Best things to do in Kwun Tong
Bumperman is a party organiser that hosts activities like archery tag —essentially dodgeball with archery —and bizarre and hilarious games involving fat suits. These activities make for a great party or team building exercise. Simply put on an inflatable fat suit in the shape of, say, a sumo wrestler or a ninja, and take part in silly mini-games like limbo dancing and basketball-like games using balloons. It’s recommended you have around 12-20 players for a one-hour session ($2,500).
One of Hong Kong’s biggest and busiest malls, APM, as you can guess from the name, opens its doors from the early morning to late at night with some stores even opening 24 hours. Along with a cinema and the city’s largest Apple Store, this mall is a shopper’s heaven and a favourite stomping ground for any late-night mall rats.
Okay, so hoverboards aren't really a thing anymore but you can still have fun with them. Doubling up as a hoverboard retailer and repair centre, Azzita Hoverland’s 5,000sq ft indoor playground features a winding indoor track for people to race around on electronic balancing boards. It costs $119 per hour on weekdays and $139 on weekends. Take it a step further and hop on a hover mat, a type of go-kart powered by a hoverboard – but they’re a lot pricier at $99 for a 10-minute ride.
Revamped from a cargo working area where waste paper recycling businesses used to operate, this waterfront broadwalk is a small oasis away from the busy district of Kwun Tong. Though it's only about one kilometre long, the promenade offers spectacular nighttime views of Hong Kong Island's east side and panoramas of Victoria Harbour and Lei Yue Mun. Unique art installations in the form of mechanical cranes and waste paper bundles can be found along the corridor as a tribute to the former landscape. And with the help of dazzling light and mist effects, the installation really lights up the promenade.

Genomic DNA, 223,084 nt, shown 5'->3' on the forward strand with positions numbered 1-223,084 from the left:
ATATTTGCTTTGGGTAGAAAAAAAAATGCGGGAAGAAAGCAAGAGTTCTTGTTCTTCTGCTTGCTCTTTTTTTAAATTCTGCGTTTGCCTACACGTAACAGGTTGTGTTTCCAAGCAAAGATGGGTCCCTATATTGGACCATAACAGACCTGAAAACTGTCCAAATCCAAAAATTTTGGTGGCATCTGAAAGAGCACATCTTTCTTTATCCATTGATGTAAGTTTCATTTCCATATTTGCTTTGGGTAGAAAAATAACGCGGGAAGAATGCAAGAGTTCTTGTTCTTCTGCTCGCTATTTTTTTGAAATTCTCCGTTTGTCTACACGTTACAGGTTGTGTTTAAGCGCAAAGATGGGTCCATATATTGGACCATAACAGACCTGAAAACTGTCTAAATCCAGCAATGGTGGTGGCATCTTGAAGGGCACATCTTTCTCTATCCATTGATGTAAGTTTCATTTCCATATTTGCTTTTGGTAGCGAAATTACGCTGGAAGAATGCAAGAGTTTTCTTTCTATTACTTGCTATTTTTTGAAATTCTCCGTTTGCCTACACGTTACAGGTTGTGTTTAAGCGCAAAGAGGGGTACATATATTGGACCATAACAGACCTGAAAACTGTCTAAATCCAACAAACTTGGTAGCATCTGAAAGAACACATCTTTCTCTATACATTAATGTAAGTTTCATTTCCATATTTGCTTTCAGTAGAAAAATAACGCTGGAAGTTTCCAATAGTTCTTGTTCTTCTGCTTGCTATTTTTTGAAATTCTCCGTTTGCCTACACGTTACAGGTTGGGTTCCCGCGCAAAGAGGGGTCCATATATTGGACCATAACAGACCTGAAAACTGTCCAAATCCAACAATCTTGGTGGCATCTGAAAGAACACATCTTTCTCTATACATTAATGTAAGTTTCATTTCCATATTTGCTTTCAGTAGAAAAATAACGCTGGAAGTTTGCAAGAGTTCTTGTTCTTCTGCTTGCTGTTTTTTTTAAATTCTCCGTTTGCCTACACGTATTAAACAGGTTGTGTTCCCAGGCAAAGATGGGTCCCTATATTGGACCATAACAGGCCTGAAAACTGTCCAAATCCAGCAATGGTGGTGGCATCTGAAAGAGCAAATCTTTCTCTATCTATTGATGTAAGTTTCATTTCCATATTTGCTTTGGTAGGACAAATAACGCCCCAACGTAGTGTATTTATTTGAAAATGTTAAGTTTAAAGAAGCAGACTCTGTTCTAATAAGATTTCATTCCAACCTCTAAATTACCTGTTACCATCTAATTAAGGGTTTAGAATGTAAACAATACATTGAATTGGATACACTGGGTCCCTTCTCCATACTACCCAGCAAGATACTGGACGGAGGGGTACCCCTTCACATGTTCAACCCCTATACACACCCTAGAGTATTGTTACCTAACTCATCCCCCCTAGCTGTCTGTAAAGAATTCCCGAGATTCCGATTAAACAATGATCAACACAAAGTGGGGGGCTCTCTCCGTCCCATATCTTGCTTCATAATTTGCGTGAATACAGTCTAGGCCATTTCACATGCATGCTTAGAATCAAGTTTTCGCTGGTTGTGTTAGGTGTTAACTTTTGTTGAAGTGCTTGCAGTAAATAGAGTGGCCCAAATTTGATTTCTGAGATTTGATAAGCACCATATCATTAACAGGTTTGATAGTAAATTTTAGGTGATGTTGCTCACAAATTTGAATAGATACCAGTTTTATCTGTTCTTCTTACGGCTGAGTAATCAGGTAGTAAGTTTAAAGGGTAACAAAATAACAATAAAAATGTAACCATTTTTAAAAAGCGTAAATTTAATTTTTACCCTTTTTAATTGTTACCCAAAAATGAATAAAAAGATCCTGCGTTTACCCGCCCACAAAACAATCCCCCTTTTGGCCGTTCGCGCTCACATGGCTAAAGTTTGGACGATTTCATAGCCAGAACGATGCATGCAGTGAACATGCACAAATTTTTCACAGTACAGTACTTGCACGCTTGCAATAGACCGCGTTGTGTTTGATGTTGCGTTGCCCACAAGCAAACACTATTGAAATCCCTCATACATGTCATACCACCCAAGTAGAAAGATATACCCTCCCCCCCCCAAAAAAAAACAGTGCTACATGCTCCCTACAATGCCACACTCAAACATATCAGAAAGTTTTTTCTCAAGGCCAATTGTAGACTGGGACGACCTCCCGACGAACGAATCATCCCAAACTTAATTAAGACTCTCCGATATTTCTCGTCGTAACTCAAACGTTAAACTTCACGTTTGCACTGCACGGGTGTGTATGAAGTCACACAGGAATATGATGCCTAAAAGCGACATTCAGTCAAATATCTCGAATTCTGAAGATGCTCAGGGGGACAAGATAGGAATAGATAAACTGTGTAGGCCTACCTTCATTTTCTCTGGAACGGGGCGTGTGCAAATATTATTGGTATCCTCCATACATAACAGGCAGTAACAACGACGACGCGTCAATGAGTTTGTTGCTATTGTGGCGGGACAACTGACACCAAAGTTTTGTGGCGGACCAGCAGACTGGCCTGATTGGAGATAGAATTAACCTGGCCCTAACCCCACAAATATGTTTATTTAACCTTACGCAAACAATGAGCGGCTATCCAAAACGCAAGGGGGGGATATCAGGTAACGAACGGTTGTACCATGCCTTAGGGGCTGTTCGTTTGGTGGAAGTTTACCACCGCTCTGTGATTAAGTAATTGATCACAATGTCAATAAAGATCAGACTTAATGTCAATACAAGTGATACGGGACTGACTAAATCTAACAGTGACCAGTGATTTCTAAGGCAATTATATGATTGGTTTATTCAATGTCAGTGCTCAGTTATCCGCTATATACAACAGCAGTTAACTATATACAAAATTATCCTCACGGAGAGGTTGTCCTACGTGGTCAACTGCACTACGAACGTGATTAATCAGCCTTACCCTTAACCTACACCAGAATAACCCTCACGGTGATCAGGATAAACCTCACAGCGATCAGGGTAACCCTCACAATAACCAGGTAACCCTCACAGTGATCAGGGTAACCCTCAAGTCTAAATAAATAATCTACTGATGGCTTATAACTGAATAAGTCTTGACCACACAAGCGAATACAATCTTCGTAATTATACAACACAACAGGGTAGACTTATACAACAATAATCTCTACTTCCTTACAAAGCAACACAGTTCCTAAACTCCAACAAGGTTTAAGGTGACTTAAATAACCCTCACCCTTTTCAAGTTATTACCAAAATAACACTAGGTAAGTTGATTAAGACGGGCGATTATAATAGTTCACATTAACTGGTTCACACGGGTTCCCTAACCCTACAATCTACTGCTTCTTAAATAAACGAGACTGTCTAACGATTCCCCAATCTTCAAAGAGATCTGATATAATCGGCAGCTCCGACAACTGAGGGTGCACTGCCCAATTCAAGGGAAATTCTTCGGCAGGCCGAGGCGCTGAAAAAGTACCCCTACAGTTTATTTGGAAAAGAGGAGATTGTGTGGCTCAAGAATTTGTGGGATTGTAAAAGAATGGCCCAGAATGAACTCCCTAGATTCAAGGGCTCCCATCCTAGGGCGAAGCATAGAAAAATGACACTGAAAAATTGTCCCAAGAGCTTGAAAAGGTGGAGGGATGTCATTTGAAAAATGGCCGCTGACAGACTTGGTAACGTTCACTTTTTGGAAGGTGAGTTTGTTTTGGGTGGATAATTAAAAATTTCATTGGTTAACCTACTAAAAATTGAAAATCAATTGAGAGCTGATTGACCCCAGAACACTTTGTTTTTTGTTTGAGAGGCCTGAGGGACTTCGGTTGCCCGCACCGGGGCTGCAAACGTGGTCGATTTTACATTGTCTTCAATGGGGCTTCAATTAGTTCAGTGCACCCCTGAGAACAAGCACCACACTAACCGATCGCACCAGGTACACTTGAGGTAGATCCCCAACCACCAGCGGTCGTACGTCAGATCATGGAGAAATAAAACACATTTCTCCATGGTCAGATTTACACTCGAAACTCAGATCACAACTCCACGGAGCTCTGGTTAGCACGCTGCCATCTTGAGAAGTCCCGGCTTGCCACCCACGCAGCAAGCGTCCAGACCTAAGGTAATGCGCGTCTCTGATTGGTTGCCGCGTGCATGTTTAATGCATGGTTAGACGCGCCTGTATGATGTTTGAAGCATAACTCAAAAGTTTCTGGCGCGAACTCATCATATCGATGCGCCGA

Specialising in Chinese and international contemporary art, Geneyclee Gallery has been bringing Hongkongers new exhibitions every month without fail, from Nikhil Patel’s innovative fabric canvas paintings to a show featuring artists discovered on Instagram. Pop along to this art space and acquaint yourself with a diverse range of gifted talents pushing the boundaries of creativity.
GoNature is Hong Kong’s largest indoor climbing gym and offers 6,500sqm of climbing terrain for climbers of all experience levels. Challenge your dexterity on over 100 different climbing routes and bouldering problems. There are also beginners courses for any newcomers as well as kids-only and parent-child courses. The cherry on top? There’re no membership or reservation fee required. From $350 upwards.
Authenticity is key here. A connoisseur of all things historic, this urban-inspired lifestyle store showcases an impressive trove of rustic furniture and lifestyle items collected from various decades. Vintage-inspired clothing made in collaboration with local designers can also be found.
What every city needs - an indoor fishing shrimp farm. HA Cube is Hong Kong’s first and only indoor venue where people can fish for shrimps, lobsters and all things crustacean, then barbecue your catch straight afterwards. The venue provides everything from fishing rods and bait so all you need to do sit back and wait for your meal to take the bait.
Hongkongers are some of the most stressed people in the world and Ikari Area is the perfect outlet to let go of all your pent-up rage. All you need to do is grab a bat and smash things up to purge any and all negative emotions. The rooms are filled with old washing machines, fridges and piles of breakable junk that make for a highly satisfying demolition job. Though it doesn’t come cheap – they charge $300 for 15 minutes and $500 for 30 minutes – it's worth it for the catharsis.